Charlton find finished article in Johansson

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The Independent Football

Perhaps £3.25m sounds a lot for a Finn but Jonatan Johansson is wasting no time proving his worth for Charlton following his summer move from Rangers. Johansson's third goal in as many games came crucially six minutes before the interval and gave his side the boost they needed to survive a torrid second half of Tottenham pressure.

Perhaps £3.25m sounds a lot for a Finn but Jonatan Johansson is wasting no time proving his worth for Charlton following his summer move from Rangers. Johansson's third goal in as many games came crucially six minutes before the interval and gave his side the boost they needed to survive a torrid second half of Tottenham pressure.

The winning strike was a smartly worked effort. Charlton's bright 19-year-old Paul Konchesky, playing out of position at right-back, slid a pass into the area and Graham Stuart's dummy caught Tottenham cold, allowing Johansson to close in for a shot which went under Neil Sullivan's body.

The Spurs manager, George Graham, while paying full tribute to the skills of Charlton's goalkeeper Dean Kiely, making him man of the match, criticised his defence for the goal, claiming they were trying to spring the offside trap as Johansson went through. "It's too chancy to try that in a tight situation," he said. "My team should not do that."

He might have directed firmer criticism at his strikers, but opted not to. "We had enough chances in the second half but needed a goal," he added. "If we had got one we would probably have gone on to win. We definitely deserved something."

Nobody would dispute that claim. Even in the first half Tottenham dictated the flow of the match, with Mauricio Taricco in fine form down the left. If Sergei Rebrov is indisputably the most accomplished Spur, Taricco yesterday was by some distance the most committed.

Only eight minutes had been played when Kiely pulled off the first of his miracle saves, repelling Rebrov's snapshot with his legs. From the corner he denied Spurs again, a reflex save frustrating Steffen Iversen's first-time strike.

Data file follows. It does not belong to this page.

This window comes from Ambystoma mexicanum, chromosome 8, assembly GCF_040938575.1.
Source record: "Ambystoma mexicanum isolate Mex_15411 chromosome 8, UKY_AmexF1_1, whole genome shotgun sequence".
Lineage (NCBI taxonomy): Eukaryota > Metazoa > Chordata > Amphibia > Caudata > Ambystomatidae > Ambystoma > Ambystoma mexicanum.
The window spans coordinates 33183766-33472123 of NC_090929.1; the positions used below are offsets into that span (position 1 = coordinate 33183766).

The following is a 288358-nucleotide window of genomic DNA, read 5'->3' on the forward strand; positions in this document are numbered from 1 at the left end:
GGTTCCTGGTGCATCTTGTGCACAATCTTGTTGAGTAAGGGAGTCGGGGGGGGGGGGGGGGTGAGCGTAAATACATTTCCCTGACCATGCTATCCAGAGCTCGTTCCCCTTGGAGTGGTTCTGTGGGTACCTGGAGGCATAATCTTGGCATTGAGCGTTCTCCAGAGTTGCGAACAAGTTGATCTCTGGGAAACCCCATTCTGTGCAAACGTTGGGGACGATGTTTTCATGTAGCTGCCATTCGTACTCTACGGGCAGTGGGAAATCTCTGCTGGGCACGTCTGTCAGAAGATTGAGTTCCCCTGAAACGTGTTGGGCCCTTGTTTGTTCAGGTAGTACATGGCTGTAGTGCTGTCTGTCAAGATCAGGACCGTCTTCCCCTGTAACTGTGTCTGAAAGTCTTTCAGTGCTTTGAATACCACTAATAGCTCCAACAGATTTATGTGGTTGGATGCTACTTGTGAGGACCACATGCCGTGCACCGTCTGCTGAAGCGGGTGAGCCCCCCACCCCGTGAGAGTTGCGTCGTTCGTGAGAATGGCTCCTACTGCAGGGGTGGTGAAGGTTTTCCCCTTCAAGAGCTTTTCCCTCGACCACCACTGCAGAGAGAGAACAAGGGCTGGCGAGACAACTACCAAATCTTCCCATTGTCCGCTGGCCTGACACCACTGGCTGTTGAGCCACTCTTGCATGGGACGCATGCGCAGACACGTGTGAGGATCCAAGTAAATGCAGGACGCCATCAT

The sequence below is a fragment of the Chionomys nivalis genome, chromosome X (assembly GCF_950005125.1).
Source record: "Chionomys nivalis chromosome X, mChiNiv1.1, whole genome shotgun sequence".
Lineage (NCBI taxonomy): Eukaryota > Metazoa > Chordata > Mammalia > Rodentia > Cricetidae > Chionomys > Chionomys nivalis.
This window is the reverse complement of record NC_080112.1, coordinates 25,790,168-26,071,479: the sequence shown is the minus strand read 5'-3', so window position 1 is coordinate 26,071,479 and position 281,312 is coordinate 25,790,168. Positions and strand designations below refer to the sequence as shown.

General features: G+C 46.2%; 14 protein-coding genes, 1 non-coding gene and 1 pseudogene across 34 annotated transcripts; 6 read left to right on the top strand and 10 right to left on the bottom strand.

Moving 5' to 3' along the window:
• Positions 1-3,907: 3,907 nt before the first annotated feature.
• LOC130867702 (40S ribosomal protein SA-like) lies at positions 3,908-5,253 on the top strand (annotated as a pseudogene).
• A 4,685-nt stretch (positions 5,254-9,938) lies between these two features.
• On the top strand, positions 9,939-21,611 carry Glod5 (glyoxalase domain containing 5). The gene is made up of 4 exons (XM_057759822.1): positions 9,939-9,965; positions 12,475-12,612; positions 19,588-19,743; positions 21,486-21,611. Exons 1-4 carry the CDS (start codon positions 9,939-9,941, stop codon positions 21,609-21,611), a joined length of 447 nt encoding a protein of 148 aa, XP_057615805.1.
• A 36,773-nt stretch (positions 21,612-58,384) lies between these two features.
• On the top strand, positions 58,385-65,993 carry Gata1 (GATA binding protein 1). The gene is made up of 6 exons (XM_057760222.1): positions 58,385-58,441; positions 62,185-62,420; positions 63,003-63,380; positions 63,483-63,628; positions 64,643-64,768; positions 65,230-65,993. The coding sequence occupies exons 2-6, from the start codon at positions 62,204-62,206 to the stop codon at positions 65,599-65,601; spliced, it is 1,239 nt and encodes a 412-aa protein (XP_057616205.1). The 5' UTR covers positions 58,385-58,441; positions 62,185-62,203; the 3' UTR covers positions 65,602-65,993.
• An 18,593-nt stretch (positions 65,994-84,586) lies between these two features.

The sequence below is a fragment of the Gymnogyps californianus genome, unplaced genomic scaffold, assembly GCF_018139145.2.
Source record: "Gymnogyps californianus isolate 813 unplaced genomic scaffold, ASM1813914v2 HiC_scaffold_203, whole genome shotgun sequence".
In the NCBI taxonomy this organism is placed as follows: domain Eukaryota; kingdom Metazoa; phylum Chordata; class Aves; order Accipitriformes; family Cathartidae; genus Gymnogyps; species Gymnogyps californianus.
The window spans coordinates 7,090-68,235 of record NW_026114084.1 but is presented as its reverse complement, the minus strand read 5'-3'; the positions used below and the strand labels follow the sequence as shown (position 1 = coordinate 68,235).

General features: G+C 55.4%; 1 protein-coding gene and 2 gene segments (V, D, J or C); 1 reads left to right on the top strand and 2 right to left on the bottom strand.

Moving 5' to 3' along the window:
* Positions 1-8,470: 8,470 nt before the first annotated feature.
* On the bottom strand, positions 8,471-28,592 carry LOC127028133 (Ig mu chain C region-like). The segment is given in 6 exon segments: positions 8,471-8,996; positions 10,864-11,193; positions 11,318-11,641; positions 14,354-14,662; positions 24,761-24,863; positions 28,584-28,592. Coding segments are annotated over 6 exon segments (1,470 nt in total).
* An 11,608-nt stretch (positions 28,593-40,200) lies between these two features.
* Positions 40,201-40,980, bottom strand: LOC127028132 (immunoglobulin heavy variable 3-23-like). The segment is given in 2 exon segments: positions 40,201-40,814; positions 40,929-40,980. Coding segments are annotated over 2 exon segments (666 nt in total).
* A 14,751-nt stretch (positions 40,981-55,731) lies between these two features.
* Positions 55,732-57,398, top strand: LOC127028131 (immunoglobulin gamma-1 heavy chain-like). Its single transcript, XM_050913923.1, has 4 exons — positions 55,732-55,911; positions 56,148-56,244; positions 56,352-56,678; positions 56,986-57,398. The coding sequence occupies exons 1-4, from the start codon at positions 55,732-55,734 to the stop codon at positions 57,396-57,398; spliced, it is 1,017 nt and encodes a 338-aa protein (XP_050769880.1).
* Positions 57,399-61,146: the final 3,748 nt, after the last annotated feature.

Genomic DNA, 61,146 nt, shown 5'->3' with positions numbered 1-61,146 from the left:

Graham insists that Charlton play at home as if they are the away side. "They let you have the ball and invite you to come at them. But, give them credit, they get lots of players behind the ball and show lots of spirit."

Perhaps so, but Charlton showed enough spirit in attack early on. Sullivan had to be alert to turn a John Robinson effort round the post. Then, as Claus Jensen's blocked shot spun to Andy Hunt in space, the striker should have done better than to give Sullivan the chance to save low to his left.

The best move of the match could have seen Spurs go in front after 33 minutes. Taricco started and finished it, prodding a pass to Oyvind Leonhardsen. The ball was moved on to Iversen and laid back for Taricco to hit a shot with his weaker right foot which struck the bar. Within minutes, Charlton had struck wood too, Robinson getting to the byline for a sharp effort which hit Sullivan's near upright.

Once in front, Charlton composed themselves for the counter-attack after the interval. "We expected Spurs to turn the heat up a little bit and they did," said Charlton's manager, Alan Curbishley.

Rebrov, always ready to pull the trigger, walloped one shot just too high. But the save which earned praise from Graham for Kiely came just short of the hour. Iversen's head got to a centre fractionally ahead of two red shirts, knocking the ball down to Ferdinand, whose response was swift and true, only for Kiely to block it somehow with his legs. "That save was fantastic," said Curbishley, "but I wouldn't say that is just why we got the result. We worked ever so hard."

His only criticism was that his defence lost composure under the relentless pressure which had home fans cheering throw-ins and the rare occasions their side managed to get over the halfway line. Kiely repelled another close-in Ferdinand effort, this time with the head, and so thrilling was the stop hardly anybody noticed the referee, Jeff Winter, had noted an offside and waved play on.

It was not until the closing stages, as Tottenham began to lose their own composure, that Mr Winter needed to reach for the yellow card, waving it in the faces of Taricco and Stephen Carr. In the final minutes, Charlton might even have added a second, Sullivan turning aside Robinson's low drive.

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